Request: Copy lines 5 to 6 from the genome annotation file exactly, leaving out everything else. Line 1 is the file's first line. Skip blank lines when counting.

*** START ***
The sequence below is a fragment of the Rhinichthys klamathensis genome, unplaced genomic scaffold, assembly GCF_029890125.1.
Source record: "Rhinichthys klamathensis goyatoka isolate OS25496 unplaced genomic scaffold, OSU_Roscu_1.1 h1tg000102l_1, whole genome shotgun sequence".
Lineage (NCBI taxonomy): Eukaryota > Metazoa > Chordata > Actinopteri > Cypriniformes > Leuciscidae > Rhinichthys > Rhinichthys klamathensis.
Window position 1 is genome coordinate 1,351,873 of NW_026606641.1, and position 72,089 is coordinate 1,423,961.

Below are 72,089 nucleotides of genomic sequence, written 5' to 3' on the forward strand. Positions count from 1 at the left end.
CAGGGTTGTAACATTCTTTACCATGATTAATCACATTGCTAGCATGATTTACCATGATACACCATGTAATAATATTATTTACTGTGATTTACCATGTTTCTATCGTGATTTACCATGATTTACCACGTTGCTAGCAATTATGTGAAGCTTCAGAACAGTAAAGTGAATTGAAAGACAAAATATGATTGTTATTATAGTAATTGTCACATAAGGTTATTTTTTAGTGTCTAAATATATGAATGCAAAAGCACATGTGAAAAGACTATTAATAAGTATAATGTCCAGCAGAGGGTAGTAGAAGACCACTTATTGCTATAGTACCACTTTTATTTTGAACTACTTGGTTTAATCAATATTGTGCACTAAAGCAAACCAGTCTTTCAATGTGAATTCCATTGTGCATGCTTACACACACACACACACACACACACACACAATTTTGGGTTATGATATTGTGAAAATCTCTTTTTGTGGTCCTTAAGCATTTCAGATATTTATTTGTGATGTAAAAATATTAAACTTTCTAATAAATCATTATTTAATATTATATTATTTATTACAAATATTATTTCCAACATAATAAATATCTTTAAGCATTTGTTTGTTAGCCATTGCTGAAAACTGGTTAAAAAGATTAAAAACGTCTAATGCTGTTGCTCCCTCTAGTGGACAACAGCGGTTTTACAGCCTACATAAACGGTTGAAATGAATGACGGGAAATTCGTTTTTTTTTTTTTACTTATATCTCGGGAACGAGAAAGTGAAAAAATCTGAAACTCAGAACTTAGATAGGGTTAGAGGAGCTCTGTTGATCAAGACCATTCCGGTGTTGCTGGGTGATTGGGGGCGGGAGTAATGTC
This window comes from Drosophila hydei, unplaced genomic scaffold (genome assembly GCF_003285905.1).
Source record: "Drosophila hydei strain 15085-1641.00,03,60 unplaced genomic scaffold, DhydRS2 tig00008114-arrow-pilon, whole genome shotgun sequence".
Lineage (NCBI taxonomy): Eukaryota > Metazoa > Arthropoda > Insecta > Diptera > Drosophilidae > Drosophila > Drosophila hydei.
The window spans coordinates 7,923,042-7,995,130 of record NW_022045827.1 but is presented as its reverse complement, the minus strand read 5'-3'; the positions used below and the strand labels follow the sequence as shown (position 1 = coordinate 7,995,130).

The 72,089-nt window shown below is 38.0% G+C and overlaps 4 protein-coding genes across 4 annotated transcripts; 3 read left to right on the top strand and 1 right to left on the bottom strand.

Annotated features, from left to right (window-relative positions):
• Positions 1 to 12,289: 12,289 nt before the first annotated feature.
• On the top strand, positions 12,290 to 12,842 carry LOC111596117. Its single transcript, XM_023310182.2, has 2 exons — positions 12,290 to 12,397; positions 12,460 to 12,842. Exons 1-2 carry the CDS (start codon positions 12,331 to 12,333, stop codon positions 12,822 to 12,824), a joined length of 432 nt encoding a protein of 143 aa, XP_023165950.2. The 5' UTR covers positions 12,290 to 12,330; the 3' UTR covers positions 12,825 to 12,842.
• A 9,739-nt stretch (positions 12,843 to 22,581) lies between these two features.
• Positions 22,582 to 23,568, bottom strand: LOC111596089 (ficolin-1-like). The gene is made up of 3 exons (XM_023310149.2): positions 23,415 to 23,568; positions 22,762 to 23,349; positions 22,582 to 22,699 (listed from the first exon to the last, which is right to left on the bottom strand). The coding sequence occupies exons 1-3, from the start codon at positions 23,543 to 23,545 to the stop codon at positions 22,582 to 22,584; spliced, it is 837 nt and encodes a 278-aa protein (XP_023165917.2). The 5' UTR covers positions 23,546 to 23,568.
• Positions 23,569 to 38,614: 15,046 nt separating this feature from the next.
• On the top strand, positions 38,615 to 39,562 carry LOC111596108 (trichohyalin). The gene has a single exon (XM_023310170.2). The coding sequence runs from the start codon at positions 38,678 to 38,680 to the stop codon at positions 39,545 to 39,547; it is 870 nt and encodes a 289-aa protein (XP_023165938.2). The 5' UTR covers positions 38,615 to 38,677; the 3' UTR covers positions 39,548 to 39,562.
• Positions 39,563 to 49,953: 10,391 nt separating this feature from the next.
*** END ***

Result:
Below are 72,089 nucleotides of genomic sequence, written 5' to 3' on the forward strand. Positions count from 1 at the left end.
CAGGGTTGTAACATTCTTTACCATGATTAATCACATTGCTAGCATGATTTACCATGATACACCATGTAATAATATTATTTACTGTGATTTACCATGTTTCTATCGTGATTTACCATGATTTACCACGTTGCTAGCAATTATGTGAAGCTTCAGAACAGTAAAGTGAATTGAAAGACAAAATATGATTGTTATTATAGTAATTGTCACATAAGGTTATTTTTTAGTGTCTAAATATATGAATGCAAAAGCACATGTGAAAAGACTATTAATAAGTATAATGTCCAGCAGAGGGTAGTAGAAGACCACTTATTGCTATAGTACCACTTTTATTTTGAACTACTTGGTTTAATCAATATTGTGCACTAAAGCAAACCAGTCTTTCAATGTGAATTCCATTGTGCATGCTTACACACACACACACACACACACACACACAATTTTGGGTTATGATATTGTGAAAATCTCTTTTTGTGGTCCTTAAGCATTTCAGATATTTATTTGTGATGTAAAAATATTAAACTTTCTAATAAATCATTATTTAATATTATATTATTTATTACAAATATTATTTCCAACATAATAAATATCTTTAAGCATTTGTTTGTTAGCCATTGCTGAAAACTGGTTAAAAAGATTAAAAACGTCTAATGCTGTTGCTCCCTCTAGTGGACAACAGCGGTTTTACAGCCTACATAAACGGTTGAAATGAATGACGGGAAATTCGTTTTTTTTTTTTTACTTATATCTCGGGAACGAGAAAGTGAAAAAATCTGAAACTCAGAACTTAGATAGGGTTAGAGGAGCTCTGTTGATCAAGACCATTCCGGTGTTGCTGGGTGATTGGGGGCGGGAGTAATGTC